We've all walked into a room only to find that the reason for doing so has suddenly and entirely vanished from our mind.
Psychologists have discovered the so-called ‘senior moments’ that can leave us utterly bemused and retracing our steps may actually be caused by the way the brain processes information as the body leaves one room and enters another.
It appears the mind regards a doorway as something experts call an ‘event boundary’, signalling the end of one memory episode and the beginning of another.
Psychologists found the brain tends to file away events and memories from one room as soon as it exits into another, storing information in successive chapters or episodes.
The latest research, published in the Quarterly Journal of Experimental Psychology, shows doorways act as a kind of trigger for the brain to file one chapter and move on to the next one.
A U.S. team of researchers at the University of Notre Dame in Indiana came up with the findings after an experiment where volunteers used computer keys to navigate their way through 55 ‘virtual’ rooms, large and small.
Each room contained one or two tables, with objects that the volunteers had to pick up, carry to the next room and set down on a table again.
As soon as they picked them up, the objects disappeared.
Throughout the test, they were presented with the name of an object and asked if it was the one they were currently carrying, or the one they had already put down.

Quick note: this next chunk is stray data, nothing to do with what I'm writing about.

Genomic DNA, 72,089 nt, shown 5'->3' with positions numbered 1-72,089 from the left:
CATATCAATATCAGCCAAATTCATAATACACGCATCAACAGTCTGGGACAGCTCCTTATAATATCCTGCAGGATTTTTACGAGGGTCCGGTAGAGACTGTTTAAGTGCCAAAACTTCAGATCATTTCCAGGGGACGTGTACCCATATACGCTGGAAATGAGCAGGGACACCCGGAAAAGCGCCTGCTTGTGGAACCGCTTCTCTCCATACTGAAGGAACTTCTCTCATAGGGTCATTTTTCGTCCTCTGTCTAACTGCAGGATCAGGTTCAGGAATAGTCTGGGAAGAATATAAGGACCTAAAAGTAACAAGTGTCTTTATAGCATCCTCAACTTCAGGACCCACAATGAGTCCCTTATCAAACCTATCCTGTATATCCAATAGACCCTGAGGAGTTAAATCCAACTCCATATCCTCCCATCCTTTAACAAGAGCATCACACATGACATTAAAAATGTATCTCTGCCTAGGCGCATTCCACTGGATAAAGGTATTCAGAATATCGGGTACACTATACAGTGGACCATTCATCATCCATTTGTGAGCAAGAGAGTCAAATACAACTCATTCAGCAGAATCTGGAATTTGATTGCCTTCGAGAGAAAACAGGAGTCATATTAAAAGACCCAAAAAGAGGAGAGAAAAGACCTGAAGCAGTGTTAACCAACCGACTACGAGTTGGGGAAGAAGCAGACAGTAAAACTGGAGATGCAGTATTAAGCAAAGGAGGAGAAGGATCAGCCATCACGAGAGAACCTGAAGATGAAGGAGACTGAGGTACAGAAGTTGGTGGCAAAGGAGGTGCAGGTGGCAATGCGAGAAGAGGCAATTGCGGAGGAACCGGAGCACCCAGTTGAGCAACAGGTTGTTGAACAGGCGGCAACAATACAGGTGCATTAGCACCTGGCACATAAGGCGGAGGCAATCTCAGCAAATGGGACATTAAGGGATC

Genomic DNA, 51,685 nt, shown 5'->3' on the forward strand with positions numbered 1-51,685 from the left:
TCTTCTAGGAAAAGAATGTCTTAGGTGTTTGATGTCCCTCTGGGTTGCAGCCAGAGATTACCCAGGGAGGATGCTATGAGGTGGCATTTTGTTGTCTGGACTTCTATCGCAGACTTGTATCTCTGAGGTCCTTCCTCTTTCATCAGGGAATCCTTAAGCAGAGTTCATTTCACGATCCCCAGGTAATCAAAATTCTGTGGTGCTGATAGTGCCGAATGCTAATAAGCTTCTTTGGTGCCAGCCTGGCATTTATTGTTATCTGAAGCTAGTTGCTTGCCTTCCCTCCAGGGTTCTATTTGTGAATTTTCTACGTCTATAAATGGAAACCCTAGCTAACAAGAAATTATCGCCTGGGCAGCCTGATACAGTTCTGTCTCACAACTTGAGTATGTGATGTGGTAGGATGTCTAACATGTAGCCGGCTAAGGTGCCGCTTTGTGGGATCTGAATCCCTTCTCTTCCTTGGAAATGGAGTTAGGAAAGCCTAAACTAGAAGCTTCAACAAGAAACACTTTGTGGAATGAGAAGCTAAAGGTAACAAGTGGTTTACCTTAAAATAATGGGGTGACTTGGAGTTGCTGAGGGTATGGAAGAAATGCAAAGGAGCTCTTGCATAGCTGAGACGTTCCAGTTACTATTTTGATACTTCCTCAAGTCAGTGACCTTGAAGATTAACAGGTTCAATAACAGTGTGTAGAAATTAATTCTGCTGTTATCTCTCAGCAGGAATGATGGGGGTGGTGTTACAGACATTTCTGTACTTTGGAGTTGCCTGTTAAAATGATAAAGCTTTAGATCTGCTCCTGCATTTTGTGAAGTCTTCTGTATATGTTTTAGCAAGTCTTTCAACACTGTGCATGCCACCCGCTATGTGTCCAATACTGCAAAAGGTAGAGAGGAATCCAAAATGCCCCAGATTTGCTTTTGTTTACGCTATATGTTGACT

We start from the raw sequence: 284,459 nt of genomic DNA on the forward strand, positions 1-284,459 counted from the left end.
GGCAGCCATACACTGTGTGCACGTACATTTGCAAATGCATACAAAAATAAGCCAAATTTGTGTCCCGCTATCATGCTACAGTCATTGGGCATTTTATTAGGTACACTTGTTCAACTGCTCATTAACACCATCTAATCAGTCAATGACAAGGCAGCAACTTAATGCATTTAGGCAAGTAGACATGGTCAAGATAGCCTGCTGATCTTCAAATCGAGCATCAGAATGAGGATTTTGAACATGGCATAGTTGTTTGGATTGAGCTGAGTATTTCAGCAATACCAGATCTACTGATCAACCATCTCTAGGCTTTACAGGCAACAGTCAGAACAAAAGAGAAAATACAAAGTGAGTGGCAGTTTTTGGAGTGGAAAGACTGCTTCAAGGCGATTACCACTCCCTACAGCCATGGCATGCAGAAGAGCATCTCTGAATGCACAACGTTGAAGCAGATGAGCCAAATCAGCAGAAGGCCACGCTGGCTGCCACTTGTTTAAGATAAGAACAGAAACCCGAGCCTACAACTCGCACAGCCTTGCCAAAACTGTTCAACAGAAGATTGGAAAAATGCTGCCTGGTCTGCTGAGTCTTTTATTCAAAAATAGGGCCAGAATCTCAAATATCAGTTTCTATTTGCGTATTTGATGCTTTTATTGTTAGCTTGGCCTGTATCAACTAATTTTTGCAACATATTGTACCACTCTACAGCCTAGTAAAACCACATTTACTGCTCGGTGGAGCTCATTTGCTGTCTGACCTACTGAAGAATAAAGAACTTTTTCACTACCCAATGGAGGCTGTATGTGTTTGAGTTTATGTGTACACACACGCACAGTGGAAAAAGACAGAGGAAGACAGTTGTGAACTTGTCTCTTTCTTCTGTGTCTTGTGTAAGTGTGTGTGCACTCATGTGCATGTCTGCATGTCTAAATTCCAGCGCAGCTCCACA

The results showed memory performance dipped markedly once they had passed through a doorway, rather than when they covered the same distance but remained in the same room.
To confirm the findings in real life, rather than on a computer, the team set up a similar environment of rooms and tables – hiding the objects in boxes the volunteers carried.
Again, the researchers found participants were more likely to forget what they had in the box once they walked through a door into the next room.
In a report on their findings, researchers said that moving into a new environment probably clutters the brain’s working memory, so that it cannot recall the original reason for entering a room.
The report stated that the extra information ‘overloads and adds more and more information to the working memory’.
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